1Accurate as of January 2023
The following may be available with a specialist jewellery insurance policy:
Loss of stones: If you lose diamonds or other stones from pieces of jewellery
Jewellery collections: If you have multiple pieces of jewellery as part of a set
Other collectibles: These policies may also cover valuables like art and musical instruments
Insurance won’t cover everything, however, so it’s worth keeping an eye out on both standard home insurance and specialist jewellery insurance policies for the following exclusions:
Cosmetic damage: Insurers are unlikely to pay out for claims relating to cosmetic damage like scratches and dents
Wear and tear: You also won’t be covered for damage resulting from general wear and tear of your items
Misplaced items: If you’ve lost any items of jewellery at home, your insurer may class this as ‘misplaced’ rather than lost, and you’ll be less likely to get a pay out
Guests: If any of your jewellery is stolen by someone you’ve invited into your home, you may also not be able to claim
Having your jewellery and valuables valued before insuring them is vital to getting the right amount of cover. You could:
Ask your local jeweller to give you an up-to-date valuation
Use the full replacement value if it’s a new item
Use the amount it would cost to replace the item with something similar if it’s second-hand
If you under-insure your jewellery you may not be able to claim for the full amount required to repair or replace your items, while over-insuring means you’ll be paying too much for cover.
Remember to keep your valuations up to date – particularly if you are given gifts or if you make new purchases.
Contents insurance covers your possessions in the event of theft, loss or damage, including natural disasters, fires or flooding. It’s separate to home insurance, which covers the building you live in, including fixtures and fittings.
Some insurers offer policies for jewellery sets or collections, though these are likely to raise your premiums – you may even have to go to a specialist insurer to get the cover you need.
You might be able to include cover for other valuables such as art, antiques or collectibles as part of a single policy. Remember to declare any items you want cover for.
If you have a piece of jewellery repaired, its market value may fall as a result. Some insurers will cover you for this loss in value, but it’s worth finding out beforehand to be sure.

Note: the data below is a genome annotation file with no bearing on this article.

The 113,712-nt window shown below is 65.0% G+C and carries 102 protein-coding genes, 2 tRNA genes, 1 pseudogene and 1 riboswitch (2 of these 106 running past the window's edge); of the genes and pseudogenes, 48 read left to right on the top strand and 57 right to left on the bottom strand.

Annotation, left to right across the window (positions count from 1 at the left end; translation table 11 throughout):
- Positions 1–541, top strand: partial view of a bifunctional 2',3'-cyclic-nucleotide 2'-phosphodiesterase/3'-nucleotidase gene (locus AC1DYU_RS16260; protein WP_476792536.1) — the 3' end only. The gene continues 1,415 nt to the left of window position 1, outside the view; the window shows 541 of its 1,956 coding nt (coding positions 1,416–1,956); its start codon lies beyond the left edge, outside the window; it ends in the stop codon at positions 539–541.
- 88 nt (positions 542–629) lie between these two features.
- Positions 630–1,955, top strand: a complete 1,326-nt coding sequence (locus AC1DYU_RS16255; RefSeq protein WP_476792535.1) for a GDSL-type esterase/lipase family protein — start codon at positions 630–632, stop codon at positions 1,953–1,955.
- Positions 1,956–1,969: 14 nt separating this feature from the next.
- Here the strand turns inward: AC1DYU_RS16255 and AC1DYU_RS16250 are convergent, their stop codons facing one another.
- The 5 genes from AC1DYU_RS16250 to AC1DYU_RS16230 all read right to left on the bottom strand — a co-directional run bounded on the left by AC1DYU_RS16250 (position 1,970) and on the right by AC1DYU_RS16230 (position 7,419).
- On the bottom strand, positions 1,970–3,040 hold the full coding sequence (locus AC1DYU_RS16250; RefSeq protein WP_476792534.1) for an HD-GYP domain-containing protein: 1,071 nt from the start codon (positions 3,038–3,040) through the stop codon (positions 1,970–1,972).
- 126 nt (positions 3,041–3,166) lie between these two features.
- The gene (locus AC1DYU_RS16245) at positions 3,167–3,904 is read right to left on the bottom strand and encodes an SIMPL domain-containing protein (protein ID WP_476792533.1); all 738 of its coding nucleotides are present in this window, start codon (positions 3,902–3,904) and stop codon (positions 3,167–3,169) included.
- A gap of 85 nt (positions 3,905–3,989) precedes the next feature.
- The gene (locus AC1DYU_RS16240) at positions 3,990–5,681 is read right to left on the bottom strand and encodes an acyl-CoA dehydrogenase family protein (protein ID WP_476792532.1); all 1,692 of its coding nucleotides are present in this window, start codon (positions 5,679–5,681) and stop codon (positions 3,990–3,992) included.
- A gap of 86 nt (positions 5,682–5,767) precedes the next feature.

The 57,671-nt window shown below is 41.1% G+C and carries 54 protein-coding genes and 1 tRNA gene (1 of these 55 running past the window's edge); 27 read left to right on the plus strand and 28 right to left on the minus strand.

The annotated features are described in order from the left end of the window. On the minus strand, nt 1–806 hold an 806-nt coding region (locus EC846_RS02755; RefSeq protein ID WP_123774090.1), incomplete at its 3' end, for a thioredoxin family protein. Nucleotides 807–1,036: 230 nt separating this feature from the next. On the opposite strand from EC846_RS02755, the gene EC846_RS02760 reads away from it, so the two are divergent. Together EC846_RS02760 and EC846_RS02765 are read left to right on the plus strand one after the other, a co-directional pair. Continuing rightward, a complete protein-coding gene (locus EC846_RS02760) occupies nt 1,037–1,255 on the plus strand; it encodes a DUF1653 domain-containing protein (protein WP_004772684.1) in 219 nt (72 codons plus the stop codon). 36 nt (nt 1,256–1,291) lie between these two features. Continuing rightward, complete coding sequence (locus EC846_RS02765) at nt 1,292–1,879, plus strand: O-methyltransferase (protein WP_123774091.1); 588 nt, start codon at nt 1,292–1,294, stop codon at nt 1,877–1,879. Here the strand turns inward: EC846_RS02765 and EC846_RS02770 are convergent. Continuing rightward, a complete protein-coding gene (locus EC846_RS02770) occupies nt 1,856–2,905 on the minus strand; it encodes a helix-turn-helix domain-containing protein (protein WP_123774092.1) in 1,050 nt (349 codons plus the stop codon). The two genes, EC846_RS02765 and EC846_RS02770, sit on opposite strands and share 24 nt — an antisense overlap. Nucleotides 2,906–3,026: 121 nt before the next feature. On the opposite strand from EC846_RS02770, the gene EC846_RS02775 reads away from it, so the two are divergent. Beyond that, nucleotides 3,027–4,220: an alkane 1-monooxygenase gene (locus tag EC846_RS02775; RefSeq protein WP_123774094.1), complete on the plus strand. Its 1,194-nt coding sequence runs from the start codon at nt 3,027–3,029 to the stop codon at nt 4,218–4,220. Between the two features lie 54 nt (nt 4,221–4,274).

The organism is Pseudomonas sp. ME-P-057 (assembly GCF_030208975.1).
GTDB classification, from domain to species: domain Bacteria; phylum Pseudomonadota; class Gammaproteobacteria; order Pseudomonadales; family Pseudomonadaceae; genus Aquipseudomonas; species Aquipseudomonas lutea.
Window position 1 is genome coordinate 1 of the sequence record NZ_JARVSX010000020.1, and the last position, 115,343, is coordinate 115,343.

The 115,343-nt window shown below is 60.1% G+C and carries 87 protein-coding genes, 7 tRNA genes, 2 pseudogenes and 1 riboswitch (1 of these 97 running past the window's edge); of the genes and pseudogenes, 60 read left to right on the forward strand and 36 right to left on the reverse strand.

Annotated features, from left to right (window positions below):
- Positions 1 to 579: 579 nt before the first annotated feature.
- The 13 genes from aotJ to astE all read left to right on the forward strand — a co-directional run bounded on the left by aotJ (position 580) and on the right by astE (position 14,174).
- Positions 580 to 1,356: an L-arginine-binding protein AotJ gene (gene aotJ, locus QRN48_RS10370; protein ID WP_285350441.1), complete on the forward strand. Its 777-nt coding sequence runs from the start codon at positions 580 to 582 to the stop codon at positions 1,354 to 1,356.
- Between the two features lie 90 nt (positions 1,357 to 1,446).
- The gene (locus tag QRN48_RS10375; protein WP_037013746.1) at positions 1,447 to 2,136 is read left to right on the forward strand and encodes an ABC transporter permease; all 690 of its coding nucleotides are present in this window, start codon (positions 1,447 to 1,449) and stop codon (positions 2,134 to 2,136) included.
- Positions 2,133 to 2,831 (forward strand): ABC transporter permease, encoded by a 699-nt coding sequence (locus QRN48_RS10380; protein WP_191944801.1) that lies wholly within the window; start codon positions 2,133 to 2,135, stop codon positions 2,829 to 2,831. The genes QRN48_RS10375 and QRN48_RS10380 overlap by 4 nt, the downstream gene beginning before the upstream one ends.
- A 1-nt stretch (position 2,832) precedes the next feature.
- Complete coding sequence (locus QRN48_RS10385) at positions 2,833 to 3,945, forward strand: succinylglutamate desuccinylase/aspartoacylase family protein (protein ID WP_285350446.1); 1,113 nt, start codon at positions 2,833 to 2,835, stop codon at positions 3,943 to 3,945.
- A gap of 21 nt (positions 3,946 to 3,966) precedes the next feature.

Not all insurers offer cover if you take your jewellery abroad; some might refuse claims outright, while others may only offer protection if you’ve been away for under a certain length of time. If you’re going to take jewellery away with you, checkwith your insurer what level of cover they offer.
Wear and tear: For example, if you lose a gemstone from a ring or necklace as a result of age or general wear and tear, you won’t be able to claim
Misplacement: If you lose an item of jewellery at home some insurers may not class this as strictly ‘lost’. They might say it’s been misplaced, in which case you won’t be covered for loss
Unforced theft: Your insurer might also not pay out if your jewellery was stolen and there was no sign of forced entry, or if the person who stole the item was invited into your home
Cosmetic damage: Certain types of damage such as scratches or dents are classed as purely cosmetic by insurers, and they probably won’t pay out
You can insure your engagement ring under your jewellery insurance policy – just be sure to give the right valuation to ensure you have enough cover. However, you may want to also consider taking out a separate cover for it – it’s always good to compare your options to find the best price.
Most insurance providers will cover your watch or watch collection as part of your jewellery insurance – however, you should always check with your insurer to be sure.
You may be able to insure expensive bags as part of your collectibles, but check with your insurer to be certain.
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